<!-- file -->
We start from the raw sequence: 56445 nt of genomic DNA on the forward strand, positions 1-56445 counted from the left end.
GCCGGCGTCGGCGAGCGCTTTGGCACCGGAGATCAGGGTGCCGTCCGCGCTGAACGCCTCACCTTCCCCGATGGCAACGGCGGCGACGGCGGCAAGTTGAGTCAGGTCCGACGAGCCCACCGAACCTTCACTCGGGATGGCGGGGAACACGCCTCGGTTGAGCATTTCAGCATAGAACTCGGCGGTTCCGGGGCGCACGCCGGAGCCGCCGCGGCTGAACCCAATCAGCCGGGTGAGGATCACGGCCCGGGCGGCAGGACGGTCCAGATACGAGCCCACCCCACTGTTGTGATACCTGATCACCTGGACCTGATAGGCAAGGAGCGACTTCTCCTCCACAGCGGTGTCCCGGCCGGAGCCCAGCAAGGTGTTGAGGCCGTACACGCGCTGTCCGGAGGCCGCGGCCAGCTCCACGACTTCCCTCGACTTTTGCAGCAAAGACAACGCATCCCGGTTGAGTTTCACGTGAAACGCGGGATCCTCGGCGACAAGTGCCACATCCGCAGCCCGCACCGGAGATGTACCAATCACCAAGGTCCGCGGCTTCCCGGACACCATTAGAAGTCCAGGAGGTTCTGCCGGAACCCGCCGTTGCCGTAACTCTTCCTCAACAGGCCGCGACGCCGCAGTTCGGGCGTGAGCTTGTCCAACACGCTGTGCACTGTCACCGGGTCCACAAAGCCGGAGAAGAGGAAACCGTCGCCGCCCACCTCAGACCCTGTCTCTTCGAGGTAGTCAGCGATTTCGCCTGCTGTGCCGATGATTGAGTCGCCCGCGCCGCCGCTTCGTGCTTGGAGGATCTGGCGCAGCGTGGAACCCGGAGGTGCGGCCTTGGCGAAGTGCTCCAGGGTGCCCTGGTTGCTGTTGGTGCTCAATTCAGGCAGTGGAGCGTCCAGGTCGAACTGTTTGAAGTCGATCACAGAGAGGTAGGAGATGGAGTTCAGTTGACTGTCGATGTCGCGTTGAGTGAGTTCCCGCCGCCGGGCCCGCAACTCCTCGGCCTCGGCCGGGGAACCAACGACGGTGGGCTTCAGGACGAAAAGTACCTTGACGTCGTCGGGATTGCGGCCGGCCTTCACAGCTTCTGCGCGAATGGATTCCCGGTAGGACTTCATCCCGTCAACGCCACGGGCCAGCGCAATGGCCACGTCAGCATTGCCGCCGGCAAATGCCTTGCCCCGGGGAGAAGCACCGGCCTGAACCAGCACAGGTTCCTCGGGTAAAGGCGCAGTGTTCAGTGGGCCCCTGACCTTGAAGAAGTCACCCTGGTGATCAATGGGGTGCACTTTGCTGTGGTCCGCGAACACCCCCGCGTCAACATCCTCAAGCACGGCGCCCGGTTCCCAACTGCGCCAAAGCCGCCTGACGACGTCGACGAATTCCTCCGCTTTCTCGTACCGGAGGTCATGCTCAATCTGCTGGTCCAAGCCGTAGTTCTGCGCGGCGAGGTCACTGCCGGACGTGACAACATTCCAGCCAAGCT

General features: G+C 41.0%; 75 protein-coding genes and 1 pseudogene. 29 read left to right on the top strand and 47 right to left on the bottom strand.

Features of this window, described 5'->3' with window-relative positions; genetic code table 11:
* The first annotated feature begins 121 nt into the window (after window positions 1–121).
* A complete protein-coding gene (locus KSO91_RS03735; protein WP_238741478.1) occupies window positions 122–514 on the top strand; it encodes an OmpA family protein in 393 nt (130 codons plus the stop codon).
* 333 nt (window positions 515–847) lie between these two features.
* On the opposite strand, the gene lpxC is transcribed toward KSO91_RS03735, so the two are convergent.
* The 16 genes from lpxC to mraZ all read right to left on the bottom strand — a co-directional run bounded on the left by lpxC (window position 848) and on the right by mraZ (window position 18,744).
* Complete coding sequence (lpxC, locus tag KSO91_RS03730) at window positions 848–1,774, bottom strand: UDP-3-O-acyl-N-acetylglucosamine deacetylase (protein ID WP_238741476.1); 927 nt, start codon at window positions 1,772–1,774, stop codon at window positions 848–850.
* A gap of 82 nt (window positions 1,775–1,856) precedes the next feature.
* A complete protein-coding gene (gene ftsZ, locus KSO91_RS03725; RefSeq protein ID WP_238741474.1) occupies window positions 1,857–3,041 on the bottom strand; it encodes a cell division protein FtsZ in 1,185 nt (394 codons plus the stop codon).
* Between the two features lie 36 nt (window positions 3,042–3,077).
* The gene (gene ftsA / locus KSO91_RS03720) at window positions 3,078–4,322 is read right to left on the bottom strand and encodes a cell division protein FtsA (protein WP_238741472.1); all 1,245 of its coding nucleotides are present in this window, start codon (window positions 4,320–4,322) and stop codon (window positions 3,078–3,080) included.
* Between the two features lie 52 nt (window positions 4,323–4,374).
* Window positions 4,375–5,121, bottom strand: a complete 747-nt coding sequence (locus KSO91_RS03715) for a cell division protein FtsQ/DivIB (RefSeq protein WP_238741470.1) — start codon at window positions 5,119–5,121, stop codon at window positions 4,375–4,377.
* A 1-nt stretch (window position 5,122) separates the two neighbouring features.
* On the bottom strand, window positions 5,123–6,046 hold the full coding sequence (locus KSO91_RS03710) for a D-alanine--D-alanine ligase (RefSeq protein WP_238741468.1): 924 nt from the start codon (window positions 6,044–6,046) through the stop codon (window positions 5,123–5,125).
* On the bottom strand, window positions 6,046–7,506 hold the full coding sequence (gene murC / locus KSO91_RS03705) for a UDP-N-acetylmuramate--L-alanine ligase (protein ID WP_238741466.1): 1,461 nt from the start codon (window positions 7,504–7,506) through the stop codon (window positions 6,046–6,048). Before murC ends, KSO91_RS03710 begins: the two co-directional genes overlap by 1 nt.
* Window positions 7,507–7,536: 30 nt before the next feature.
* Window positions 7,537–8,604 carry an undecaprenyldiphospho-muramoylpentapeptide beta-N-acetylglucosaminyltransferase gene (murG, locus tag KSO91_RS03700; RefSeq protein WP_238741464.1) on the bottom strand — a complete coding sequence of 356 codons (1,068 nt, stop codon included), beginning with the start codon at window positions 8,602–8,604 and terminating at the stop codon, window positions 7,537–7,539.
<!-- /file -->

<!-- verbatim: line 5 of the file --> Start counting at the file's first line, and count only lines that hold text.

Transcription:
* The first annotated feature begins 121 nt into the window (after window positions 1–121).